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Shibori Knits: The Art of Exquisite Felted Knitsby Gina Wilde
Synopses & Reviews
An ancient Japanese art dating to at least the eighth century CE, shibori has many interpretations. Though there is no direct translation of the word to English, shibori essentially denotes a shaped-resist textile, and is commonly associated with weaving and dyeing fiber. The world of shibori knitting is vast and relatively unexplored.
Shibori Knits highlights the intersection between shibori and knitting, offering 20 patterns that utilize this transformative technique. Internationally acclaimed knitwear designer Gina Wilde guides knitters through three dynamic ways to add shibori to knitting. The first method uses physical resists (marbles or corks) that prevent specific areas of knitting from felting; where there are no resists, the garment does felt, creating unique fabric with bobbles and dimensionality. Another method uses nonfelting fibers as resists—for instance, a silk yarn knit with a wool yarn—to create windowpane effects or even mimic woven strips of fabric when felted. The third method creates ruffles and spirals when the fibers are worked in more than one direction; when felted, the work will shrink differently in the alternate directions. The textures created from each method offer a unique way to redefine felting and bring the beautiful and unexpected world of shibori to the knitter.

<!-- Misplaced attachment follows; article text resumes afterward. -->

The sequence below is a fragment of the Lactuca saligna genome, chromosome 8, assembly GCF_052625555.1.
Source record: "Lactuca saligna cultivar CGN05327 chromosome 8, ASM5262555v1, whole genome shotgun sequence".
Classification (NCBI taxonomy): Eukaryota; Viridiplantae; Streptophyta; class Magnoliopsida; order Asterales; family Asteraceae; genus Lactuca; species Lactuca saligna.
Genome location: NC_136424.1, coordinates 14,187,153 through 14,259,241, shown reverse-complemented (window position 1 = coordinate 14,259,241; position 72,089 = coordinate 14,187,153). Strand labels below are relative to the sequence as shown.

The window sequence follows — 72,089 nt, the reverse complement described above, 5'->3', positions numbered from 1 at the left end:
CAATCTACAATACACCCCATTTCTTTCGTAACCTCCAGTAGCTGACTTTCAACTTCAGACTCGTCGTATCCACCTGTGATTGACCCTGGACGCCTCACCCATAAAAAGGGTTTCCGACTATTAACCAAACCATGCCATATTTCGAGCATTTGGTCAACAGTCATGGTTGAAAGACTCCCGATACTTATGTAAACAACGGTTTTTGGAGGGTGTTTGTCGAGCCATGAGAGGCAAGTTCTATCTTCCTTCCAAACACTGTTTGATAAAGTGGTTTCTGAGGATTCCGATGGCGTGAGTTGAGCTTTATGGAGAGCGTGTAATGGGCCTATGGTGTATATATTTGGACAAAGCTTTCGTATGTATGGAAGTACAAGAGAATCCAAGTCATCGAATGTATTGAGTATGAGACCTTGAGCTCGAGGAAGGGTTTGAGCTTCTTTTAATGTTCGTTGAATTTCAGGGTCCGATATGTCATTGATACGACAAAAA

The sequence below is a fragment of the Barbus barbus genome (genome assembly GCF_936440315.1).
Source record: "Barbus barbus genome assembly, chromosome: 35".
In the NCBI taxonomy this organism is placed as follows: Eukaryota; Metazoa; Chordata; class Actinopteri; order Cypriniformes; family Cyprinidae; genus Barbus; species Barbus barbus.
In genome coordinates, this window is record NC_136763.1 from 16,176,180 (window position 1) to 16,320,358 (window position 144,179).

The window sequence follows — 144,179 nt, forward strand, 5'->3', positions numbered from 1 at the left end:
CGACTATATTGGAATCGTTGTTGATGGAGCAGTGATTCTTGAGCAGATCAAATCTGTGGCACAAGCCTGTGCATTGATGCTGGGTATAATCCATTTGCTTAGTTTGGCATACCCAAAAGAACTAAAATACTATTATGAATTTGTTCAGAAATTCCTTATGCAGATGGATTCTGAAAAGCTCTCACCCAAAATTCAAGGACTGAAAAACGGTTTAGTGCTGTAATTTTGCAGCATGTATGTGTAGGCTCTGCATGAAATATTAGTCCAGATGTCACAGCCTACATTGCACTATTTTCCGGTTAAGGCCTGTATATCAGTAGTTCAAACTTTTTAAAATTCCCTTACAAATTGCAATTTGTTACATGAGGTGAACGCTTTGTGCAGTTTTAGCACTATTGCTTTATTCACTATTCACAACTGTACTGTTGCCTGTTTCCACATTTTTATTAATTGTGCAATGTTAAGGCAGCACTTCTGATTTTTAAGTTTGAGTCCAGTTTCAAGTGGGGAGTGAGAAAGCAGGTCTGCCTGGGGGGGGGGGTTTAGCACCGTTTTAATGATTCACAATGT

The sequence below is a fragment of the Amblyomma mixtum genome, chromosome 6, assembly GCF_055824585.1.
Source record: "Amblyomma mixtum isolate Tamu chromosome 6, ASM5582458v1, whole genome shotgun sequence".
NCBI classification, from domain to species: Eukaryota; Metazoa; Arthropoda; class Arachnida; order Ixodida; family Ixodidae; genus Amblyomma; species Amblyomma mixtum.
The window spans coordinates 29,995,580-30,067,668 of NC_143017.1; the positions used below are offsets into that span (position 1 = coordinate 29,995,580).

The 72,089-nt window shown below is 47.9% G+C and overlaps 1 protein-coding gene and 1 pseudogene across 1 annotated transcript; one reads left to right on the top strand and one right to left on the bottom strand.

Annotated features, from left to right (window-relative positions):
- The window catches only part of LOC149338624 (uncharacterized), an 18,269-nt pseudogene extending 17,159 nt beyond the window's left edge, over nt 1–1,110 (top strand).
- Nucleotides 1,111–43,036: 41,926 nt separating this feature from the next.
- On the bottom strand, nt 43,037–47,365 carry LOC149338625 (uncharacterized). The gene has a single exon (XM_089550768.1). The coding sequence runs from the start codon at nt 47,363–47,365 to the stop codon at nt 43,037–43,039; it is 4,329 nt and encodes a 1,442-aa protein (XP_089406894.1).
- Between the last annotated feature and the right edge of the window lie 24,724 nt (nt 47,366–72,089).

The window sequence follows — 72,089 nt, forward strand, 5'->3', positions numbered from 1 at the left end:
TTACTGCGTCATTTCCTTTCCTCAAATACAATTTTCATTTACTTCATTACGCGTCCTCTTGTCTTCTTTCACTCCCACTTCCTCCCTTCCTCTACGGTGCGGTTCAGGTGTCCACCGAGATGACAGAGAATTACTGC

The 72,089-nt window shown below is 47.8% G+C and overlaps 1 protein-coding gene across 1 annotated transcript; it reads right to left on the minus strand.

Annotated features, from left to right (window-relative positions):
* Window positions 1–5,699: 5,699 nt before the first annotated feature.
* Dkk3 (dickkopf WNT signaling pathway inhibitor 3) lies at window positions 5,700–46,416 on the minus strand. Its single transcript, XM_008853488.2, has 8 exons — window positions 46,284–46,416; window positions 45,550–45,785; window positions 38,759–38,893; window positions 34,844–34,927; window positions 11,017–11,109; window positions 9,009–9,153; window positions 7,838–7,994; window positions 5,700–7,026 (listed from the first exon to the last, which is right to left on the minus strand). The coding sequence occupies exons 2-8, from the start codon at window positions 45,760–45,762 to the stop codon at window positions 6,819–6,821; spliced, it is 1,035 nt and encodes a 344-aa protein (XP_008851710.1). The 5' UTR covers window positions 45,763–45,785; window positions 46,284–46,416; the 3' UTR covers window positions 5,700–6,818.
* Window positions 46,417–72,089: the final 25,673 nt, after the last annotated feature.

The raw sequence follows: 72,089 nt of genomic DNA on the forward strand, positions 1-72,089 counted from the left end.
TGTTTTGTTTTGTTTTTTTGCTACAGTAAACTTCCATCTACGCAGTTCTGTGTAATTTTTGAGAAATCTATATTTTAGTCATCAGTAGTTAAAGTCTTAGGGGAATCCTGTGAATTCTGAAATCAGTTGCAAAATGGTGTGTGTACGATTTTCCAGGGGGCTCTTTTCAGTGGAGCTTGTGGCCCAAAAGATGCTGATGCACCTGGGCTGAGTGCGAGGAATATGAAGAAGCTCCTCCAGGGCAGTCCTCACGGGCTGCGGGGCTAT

Knitters of every skill can explore this exciting method of creating art out of knitting. With detailed information on fibers and their shibori potential, a primer on technical felting concepts, and a thorough resource guide, Shibori Knits shows knitters how to create colorful, sculptural, and delicate projects, transforming knitting into something new.
About the Author
GINA WILDE is an innovative knitwear designer and the creative director and cofounder of Alchemy Yarns of Transformation (www.alchemyyarns.com), known for its luscious colors and range of fibers. Her work has appeared in Hand Knit Holidays, The Knitters Book of Yarn, Folk Knits, and Interweave Knits magazine.
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